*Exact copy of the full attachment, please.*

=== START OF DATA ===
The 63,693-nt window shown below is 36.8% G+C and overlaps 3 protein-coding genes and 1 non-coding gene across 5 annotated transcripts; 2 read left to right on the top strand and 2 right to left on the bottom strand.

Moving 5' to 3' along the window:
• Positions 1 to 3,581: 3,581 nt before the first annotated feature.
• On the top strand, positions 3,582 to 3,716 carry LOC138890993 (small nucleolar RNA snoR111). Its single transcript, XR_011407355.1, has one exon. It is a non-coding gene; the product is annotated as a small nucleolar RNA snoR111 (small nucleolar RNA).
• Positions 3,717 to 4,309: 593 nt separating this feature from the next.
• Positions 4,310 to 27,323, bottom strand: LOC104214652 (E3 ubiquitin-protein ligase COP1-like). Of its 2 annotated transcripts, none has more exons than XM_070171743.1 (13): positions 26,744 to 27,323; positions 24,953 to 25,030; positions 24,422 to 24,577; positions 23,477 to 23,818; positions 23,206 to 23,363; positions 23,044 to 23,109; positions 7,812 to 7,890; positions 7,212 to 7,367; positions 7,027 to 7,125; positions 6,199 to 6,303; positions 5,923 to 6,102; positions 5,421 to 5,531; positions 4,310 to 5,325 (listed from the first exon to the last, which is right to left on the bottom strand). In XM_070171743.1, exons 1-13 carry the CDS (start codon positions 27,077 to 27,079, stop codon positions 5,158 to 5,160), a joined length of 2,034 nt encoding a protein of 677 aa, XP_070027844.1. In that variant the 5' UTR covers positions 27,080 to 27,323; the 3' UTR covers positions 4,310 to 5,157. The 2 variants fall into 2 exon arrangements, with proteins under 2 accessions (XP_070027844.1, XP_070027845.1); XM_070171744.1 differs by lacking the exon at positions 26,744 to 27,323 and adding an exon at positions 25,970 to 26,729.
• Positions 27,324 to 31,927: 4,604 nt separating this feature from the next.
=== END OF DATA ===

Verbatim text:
The 63,693-nt window shown below is 36.8% G+C and overlaps 3 protein-coding genes and 1 non-coding gene across 5 annotated transcripts; 2 read left to right on the top strand and 2 right to left on the bottom strand.

Moving 5' to 3' along the window:
• Positions 1 to 3,581: 3,581 nt before the first annotated feature.
• On the top strand, positions 3,582 to 3,716 carry LOC138890993 (small nucleolar RNA snoR111). Its single transcript, XR_011407355.1, has one exon. It is a non-coding gene; the product is annotated as a small nucleolar RNA snoR111 (small nucleolar RNA).
• Positions 3,717 to 4,309: 593 nt separating this feature from the next.
• Positions 4,310 to 27,323, bottom strand: LOC104214652 (E3 ubiquitin-protein ligase COP1-like). Of its 2 annotated transcripts, none has more exons than XM_070171743.1 (13): positions 26,744 to 27,323; positions 24,953 to 25,030; positions 24,422 to 24,577; positions 23,477 to 23,818; positions 23,206 to 23,363; positions 23,044 to 23,109; positions 7,812 to 7,890; positions 7,212 to 7,367; positions 7,027 to 7,125; positions 6,199 to 6,303; positions 5,923 to 6,102; positions 5,421 to 5,531; positions 4,310 to 5,325 (listed from the first exon to the last, which is right to left on the bottom strand). In XM_070171743.1, exons 1-13 carry the CDS (start codon positions 27,077 to 27,079, stop codon positions 5,158 to 5,160), a joined length of 2,034 nt encoding a protein of 677 aa, XP_070027844.1. In that variant the 5' UTR covers positions 27,080 to 27,323; the 3' UTR covers positions 4,310 to 5,157. The 2 variants fall into 2 exon arrangements, with proteins under 2 accessions (XP_070027844.1, XP_070027845.1); XM_070171744.1 differs by lacking the exon at positions 26,744 to 27,323 and adding an exon at positions 25,970 to 26,729.
• Positions 27,324 to 31,927: 4,604 nt separating this feature from the next.